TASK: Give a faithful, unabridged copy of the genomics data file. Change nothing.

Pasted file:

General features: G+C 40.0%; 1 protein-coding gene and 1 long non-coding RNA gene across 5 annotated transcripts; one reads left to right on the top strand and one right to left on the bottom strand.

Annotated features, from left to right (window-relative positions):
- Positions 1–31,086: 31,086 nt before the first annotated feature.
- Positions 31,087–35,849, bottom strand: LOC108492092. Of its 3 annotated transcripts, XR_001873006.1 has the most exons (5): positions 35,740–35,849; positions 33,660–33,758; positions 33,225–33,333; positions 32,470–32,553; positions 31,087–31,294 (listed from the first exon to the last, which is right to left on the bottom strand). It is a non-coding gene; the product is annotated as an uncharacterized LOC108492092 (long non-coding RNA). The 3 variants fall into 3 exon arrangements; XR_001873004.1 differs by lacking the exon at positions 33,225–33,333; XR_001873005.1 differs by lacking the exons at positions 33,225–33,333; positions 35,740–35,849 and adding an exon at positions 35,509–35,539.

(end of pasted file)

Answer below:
General features: G+C 40.0%; 1 protein-coding gene and 1 long non-coding RNA gene across 5 annotated transcripts; one reads left to right on the top strand and one right to left on the bottom strand.

Annotated features, from left to right (window-relative positions):
- Positions 1–31,086: 31,086 nt before the first annotated feature.
- Positions 31,087–35,849, bottom strand: LOC108492092. Of its 3 annotated transcripts, XR_001873006.1 has the most exons (5): positions 35,740–35,849; positions 33,660–33,758; positions 33,225–33,333; positions 32,470–32,553; positions 31,087–31,294 (listed from the first exon to the last, which is right to left on the bottom strand). It is a non-coding gene; the product is annotated as an uncharacterized LOC108492092 (long non-coding RNA). The 3 variants fall into 3 exon arrangements; XR_001873004.1 differs by lacking the exon at positions 33,225–33,333; XR_001873005.1 differs by lacking the exons at positions 33,225–33,333; positions 35,740–35,849 and adding an exon at positions 35,509–35,539.